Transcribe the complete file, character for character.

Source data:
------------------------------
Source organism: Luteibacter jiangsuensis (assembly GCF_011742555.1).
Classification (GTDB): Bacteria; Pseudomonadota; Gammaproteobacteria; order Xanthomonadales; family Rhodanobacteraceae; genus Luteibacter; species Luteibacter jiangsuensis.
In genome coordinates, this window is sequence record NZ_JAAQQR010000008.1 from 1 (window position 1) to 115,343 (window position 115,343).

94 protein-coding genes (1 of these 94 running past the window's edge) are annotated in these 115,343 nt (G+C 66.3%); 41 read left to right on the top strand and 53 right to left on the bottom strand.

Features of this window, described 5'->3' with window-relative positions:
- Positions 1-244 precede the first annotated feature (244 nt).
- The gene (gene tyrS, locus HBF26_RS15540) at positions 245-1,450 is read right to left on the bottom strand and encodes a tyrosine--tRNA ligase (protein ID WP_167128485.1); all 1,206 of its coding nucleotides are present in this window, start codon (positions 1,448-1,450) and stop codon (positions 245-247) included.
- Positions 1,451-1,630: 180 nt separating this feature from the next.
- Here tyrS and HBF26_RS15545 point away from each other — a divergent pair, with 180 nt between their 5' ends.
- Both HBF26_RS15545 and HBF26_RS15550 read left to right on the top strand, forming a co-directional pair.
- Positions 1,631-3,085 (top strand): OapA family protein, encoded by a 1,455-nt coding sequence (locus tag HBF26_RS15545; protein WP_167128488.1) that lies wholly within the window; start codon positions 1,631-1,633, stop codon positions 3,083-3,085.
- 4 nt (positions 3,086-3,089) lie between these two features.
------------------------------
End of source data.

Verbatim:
Source organism: Luteibacter jiangsuensis (assembly GCF_011742555.1).
Classification (GTDB): Bacteria; Pseudomonadota; Gammaproteobacteria; order Xanthomonadales; family Rhodanobacteraceae; genus Luteibacter; species Luteibacter jiangsuensis.
In genome coordinates, this window is sequence record NZ_JAAQQR010000008.1 from 1 (window position 1) to 115,343 (window position 115,343).

94 protein-coding genes (1 of these 94 running past the window's edge) are annotated in these 115,343 nt (G+C 66.3%); 41 read left to right on the top strand and 53 right to left on the bottom strand.

Features of this window, described 5'->3' with window-relative positions:
- Positions 1-244 precede the first annotated feature (244 nt).
- The gene (gene tyrS, locus HBF26_RS15540) at positions 245-1,450 is read right to left on the bottom strand and encodes a tyrosine--tRNA ligase (protein ID WP_167128485.1); all 1,206 of its coding nucleotides are present in this window, start codon (positions 1,448-1,450) and stop codon (positions 245-247) included.
- Positions 1,451-1,630: 180 nt separating this feature from the next.
- Here tyrS and HBF26_RS15545 point away from each other — a divergent pair, with 180 nt between their 5' ends.
- Both HBF26_RS15545 and HBF26_RS15550 read left to right on the top strand, forming a co-directional pair.
- Positions 1,631-3,085 (top strand): OapA family protein, encoded by a 1,455-nt coding sequence (locus tag HBF26_RS15545; protein WP_167128488.1) that lies wholly within the window; start codon positions 1,631-1,633, stop codon positions 3,083-3,085.
- 4 nt (positions 3,086-3,089) lie between these two features.